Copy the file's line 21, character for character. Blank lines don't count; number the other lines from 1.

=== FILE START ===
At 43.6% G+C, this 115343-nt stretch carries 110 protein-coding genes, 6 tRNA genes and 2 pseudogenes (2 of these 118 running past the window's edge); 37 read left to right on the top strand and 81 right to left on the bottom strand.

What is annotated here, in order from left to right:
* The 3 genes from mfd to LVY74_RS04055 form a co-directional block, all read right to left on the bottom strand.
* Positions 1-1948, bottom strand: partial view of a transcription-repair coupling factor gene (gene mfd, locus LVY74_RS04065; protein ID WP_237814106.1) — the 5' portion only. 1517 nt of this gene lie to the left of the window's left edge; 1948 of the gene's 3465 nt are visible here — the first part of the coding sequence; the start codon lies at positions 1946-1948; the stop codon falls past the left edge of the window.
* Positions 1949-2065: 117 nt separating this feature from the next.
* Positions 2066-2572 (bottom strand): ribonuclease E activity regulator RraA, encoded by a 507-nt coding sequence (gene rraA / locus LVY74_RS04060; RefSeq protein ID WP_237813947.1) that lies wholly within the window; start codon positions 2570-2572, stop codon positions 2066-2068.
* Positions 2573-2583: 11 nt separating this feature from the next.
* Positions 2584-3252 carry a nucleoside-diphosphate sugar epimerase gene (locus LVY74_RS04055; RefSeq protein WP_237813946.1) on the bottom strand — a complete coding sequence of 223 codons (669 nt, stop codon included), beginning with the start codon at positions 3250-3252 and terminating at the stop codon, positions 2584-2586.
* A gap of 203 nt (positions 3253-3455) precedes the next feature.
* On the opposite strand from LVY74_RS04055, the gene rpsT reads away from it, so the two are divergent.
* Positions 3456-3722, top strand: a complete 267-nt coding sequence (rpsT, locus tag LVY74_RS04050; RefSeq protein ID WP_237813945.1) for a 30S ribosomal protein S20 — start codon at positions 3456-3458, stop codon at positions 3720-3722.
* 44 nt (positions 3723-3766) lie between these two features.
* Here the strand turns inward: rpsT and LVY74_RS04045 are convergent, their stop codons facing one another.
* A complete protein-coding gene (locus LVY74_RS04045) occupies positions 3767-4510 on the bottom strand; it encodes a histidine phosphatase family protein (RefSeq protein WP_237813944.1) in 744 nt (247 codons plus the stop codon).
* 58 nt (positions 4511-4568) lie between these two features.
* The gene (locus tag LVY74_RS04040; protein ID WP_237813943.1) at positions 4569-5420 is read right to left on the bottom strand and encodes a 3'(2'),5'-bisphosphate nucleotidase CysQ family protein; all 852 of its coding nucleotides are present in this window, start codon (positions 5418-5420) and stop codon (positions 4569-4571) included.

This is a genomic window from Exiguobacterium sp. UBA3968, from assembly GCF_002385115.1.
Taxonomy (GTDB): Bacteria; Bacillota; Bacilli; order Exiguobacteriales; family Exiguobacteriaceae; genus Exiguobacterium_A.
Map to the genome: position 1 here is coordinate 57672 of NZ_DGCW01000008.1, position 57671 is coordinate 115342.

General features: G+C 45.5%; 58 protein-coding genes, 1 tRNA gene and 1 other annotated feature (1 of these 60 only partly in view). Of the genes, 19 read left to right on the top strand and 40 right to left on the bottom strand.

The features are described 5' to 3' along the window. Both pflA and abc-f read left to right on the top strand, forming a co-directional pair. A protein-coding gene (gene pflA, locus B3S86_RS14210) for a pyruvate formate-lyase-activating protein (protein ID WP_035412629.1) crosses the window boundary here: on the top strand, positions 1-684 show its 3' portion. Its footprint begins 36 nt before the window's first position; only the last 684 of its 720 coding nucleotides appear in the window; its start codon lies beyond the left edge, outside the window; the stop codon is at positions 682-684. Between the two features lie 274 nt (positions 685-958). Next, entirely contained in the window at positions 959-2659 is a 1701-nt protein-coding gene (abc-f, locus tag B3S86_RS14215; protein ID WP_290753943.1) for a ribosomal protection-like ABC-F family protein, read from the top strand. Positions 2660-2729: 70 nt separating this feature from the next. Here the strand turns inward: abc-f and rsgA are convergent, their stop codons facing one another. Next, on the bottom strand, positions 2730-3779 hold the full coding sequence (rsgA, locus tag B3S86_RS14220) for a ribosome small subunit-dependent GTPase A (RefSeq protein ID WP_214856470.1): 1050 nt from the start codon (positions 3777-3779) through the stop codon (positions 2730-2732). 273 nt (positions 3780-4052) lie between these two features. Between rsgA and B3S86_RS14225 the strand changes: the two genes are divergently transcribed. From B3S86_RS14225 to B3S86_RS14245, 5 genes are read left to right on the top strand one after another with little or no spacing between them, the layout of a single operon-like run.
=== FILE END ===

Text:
The features are described 5' to 3' along the window. Both pflA and abc-f read left to right on the top strand, forming a co-directional pair. A protein-coding gene (gene pflA, locus B3S86_RS14210) for a pyruvate formate-lyase-activating protein (protein ID WP_035412629.1) crosses the window boundary here: on the top strand, positions 1-684 show its 3' portion. Its footprint begins 36 nt before the window's first position; only the last 684 of its 720 coding nucleotides appear in the window; its start codon lies beyond the left edge, outside the window; the stop codon is at positions 682-684. Between the two features lie 274 nt (positions 685-958). Next, entirely contained in the window at positions 959-2659 is a 1701-nt protein-coding gene (abc-f, locus tag B3S86_RS14215; protein ID WP_290753943.1) for a ribosomal protection-like ABC-F family protein, read from the top strand. Positions 2660-2729: 70 nt separating this feature from the next. Here the strand turns inward: abc-f and rsgA are convergent, their stop codons facing one another. Next, on the bottom strand, positions 2730-3779 hold the full coding sequence (rsgA, locus tag B3S86_RS14220) for a ribosome small subunit-dependent GTPase A (RefSeq protein ID WP_214856470.1): 1050 nt from the start codon (positions 3777-3779) through the stop codon (positions 2730-2732). 273 nt (positions 3780-4052) lie between these two features. Between rsgA and B3S86_RS14225 the strand changes: the two genes are divergently transcribed. From B3S86_RS14225 to B3S86_RS14245, 5 genes are read left to right on the top strand one after another with little or no spacing between them, the layout of a single operon-like run.